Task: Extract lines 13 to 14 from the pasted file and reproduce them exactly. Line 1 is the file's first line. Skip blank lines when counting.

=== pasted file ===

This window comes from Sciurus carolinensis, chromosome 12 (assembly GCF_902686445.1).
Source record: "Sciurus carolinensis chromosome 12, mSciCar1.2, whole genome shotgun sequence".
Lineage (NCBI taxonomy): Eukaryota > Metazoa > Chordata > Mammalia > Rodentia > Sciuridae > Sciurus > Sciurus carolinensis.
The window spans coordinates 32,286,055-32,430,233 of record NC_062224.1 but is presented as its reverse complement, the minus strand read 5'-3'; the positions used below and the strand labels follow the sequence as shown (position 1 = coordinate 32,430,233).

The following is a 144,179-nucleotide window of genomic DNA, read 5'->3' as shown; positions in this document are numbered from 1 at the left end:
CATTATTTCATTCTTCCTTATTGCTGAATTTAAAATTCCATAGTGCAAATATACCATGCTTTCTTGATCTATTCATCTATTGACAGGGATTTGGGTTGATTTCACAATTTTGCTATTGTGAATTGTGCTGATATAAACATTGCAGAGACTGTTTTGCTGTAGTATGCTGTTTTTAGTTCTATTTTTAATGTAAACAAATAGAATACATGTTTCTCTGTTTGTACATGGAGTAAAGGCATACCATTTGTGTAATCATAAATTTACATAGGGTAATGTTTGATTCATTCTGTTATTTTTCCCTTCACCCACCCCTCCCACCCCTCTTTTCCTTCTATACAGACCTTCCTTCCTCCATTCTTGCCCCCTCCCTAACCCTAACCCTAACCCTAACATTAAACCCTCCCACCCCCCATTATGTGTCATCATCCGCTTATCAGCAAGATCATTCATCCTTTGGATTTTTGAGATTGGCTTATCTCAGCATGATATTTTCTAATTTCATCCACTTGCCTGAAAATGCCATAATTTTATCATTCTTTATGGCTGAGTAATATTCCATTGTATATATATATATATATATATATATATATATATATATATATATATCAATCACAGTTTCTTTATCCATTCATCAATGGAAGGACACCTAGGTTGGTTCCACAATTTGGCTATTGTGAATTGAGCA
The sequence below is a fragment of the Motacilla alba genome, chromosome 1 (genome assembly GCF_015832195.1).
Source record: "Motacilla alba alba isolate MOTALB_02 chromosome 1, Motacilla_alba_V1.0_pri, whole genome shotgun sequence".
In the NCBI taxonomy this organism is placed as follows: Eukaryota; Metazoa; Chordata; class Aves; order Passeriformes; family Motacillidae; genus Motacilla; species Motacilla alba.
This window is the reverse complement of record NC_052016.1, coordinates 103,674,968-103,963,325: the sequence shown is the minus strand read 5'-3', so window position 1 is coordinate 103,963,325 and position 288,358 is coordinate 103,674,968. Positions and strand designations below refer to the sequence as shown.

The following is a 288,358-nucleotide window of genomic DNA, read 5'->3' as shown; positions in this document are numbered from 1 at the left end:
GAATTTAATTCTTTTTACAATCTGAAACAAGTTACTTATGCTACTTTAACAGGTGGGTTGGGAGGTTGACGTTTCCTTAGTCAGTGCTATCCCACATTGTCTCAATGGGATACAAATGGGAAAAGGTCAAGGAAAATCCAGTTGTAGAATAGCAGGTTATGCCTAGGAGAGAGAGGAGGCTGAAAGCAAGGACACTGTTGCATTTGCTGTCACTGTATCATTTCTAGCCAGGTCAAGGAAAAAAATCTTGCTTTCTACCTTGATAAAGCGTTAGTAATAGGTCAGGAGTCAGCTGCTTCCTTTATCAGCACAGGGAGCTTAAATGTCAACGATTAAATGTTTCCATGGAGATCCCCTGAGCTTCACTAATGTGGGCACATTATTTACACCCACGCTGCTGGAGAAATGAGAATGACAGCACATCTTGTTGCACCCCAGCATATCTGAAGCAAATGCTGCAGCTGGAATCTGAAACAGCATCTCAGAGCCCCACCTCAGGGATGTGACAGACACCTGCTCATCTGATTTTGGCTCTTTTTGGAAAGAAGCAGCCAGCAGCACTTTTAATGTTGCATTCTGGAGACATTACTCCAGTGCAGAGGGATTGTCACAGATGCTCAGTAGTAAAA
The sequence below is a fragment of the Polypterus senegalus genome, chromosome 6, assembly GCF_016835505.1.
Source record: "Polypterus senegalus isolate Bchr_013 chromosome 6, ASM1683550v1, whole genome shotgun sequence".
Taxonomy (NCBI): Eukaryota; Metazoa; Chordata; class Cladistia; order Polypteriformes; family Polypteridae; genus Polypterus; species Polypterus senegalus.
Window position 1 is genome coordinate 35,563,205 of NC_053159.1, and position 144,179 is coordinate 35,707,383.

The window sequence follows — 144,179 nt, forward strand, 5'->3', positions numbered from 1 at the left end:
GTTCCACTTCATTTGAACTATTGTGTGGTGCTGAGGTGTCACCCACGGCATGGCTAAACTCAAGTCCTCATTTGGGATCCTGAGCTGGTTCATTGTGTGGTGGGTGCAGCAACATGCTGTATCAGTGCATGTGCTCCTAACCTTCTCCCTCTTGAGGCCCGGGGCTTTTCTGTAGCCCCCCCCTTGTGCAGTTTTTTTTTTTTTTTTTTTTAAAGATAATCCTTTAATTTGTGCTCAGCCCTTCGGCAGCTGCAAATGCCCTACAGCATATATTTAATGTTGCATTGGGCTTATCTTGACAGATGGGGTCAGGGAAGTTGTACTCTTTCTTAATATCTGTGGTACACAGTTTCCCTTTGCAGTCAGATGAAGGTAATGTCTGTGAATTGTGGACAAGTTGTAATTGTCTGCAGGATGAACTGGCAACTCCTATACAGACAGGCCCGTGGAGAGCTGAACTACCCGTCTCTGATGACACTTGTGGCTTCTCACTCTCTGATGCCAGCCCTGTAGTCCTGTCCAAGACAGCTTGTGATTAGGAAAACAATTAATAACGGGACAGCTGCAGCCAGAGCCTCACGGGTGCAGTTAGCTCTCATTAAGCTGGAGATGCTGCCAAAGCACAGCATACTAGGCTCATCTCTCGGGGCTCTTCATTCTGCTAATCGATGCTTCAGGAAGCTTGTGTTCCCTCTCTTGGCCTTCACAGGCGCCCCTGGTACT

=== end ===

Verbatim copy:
The sequence below is a fragment of the Polypterus senegalus genome, chromosome 6, assembly GCF_016835505.1.
Source record: "Polypterus senegalus isolate Bchr_013 chromosome 6, ASM1683550v1, whole genome shotgun sequence".